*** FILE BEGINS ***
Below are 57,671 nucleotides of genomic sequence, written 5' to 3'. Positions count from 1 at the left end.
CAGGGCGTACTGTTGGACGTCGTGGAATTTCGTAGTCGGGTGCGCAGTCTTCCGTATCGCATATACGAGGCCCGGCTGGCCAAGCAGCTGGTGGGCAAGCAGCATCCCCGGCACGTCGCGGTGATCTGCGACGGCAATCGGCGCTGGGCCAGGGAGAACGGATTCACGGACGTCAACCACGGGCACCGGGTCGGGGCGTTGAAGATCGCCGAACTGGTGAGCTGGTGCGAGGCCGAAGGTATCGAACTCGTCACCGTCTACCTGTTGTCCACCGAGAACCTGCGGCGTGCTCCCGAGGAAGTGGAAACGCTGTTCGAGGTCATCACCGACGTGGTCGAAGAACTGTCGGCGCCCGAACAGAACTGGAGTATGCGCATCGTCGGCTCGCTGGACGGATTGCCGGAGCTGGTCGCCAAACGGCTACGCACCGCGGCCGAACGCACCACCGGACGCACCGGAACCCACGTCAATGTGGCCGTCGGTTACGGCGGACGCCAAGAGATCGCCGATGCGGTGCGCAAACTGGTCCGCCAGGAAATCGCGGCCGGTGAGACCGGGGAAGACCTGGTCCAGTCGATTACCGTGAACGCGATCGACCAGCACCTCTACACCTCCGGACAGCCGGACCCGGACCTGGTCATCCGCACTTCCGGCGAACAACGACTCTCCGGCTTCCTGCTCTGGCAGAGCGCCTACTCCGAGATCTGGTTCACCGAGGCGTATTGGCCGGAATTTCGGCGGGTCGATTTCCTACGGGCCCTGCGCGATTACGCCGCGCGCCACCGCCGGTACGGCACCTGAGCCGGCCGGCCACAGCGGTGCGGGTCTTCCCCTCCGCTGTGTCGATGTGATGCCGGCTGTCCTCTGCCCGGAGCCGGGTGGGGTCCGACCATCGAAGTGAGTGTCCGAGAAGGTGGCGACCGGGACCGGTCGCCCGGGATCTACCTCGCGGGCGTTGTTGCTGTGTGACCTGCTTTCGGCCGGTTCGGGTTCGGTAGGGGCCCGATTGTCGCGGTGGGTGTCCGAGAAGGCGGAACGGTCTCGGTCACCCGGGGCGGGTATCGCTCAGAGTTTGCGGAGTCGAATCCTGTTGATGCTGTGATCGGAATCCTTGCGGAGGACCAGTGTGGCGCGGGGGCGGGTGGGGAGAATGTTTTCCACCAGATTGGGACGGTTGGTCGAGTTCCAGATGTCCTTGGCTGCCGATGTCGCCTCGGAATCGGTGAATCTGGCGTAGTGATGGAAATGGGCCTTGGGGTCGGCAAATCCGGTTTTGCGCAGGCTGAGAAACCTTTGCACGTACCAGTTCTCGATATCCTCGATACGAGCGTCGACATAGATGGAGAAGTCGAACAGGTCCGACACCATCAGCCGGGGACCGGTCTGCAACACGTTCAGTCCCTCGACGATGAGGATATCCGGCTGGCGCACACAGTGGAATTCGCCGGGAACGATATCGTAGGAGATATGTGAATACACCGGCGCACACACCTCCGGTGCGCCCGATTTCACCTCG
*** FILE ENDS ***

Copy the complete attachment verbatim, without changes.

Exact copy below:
Below are 57,671 nucleotides of genomic sequence, written 5' to 3'. Positions count from 1 at the left end.
CAGGGCGTACTGTTGGACGTCGTGGAATTTCGTAGTCGGGTGCGCAGTCTTCCGTATCGCATATACGAGGCCCGGCTGGCCAAGCAGCTGGTGGGCAAGCAGCATCCCCGGCACGTCGCGGTGATCTGCGACGGCAATCGGCGCTGGGCCAGGGAGAACGGATTCACGGACGTCAACCACGGGCACCGGGTCGGGGCGTTGAAGATCGCCGAACTGGTGAGCTGGTGCGAGGCCGAAGGTATCGAACTCGTCACCGTCTACCTGTTGTCCACCGAGAACCTGCGGCGTGCTCCCGAGGAAGTGGAAACGCTGTTCGAGGTCATCACCGACGTGGTCGAAGAACTGTCGGCGCCCGAACAGAACTGGAGTATGCGCATCGTCGGCTCGCTGGACGGATTGCCGGAGCTGGTCGCCAAACGGCTACGCACCGCGGCCGAACGCACCACCGGACGCACCGGAACCCACGTCAATGTGGCCGTCGGTTACGGCGGACGCCAAGAGATCGCCGATGCGGTGCGCAAACTGGTCCGCCAGGAAATCGCGGCCGGTGAGACCGGGGAAGACCTGGTCCAGTCGATTACCGTGAACGCGATCGACCAGCACCTCTACACCTCCGGACAGCCGGACCCGGACCTGGTCATCCGCACTTCCGGCGAACAACGACTCTCCGGCTTCCTGCTCTGGCAGAGCGCCTACTCCGAGATCTGGTTCACCGAGGCGTATTGGCCGGAATTTCGGCGGGTCGATTTCCTACGGGCCCTGCGCGATTACGCCGCGCGCCACCGCCGGTACGGCACCTGAGCCGGCCGGCCACAGCGGTGCGGGTCTTCCCCTCCGCTGTGTCGATGTGATGCCGGCTGTCCTCTGCCCGGAGCCGGGTGGGGTCCGACCATCGAAGTGAGTGTCCGAGAAGGTGGCGACCGGGACCGGTCGCCCGGGATCTACCTCGCGGGCGTTGTTGCTGTGTGACCTGCTTTCGGCCGGTTCGGGTTCGGTAGGGGCCCGATTGTCGCGGTGGGTGTCCGAGAAGGCGGAACGGTCTCGGTCACCCGGGGCGGGTATCGCTCAGAGTTTGCGGAGTCGAATCCTGTTGATGCTGTGATCGGAATCCTTGCGGAGGACCAGTGTGGCGCGGGGGCGGGTGGGGAGAATGTTTTCCACCAGATTGGGACGGTTGGTCGAGTTCCAGATGTCCTTGGCTGCCGATGTCGCCTCGGAATCGGTGAATCTGGCGTAGTGATGGAAATGGGCCTTGGGGTCGGCAAATCCGGTTTTGCGCAGGCTGAGAAACCTTTGCACGTACCAGTTCTCGATATCCTCGATACGAGCGTCGACATAGATGGAGAAGTCGAACAGGTCCGACACCATCAGCCGGGGACCGGTCTGCAACACGTTCAGTCCCTCGACGATGAGGATATCCGGCTGGCGCACACAGTGGAATTCGCCGGGAACGATATCGTAGGAGATATGTGAATACACCGGCGCACACACCTCCGGTGCGCCCGATTTCACCTCG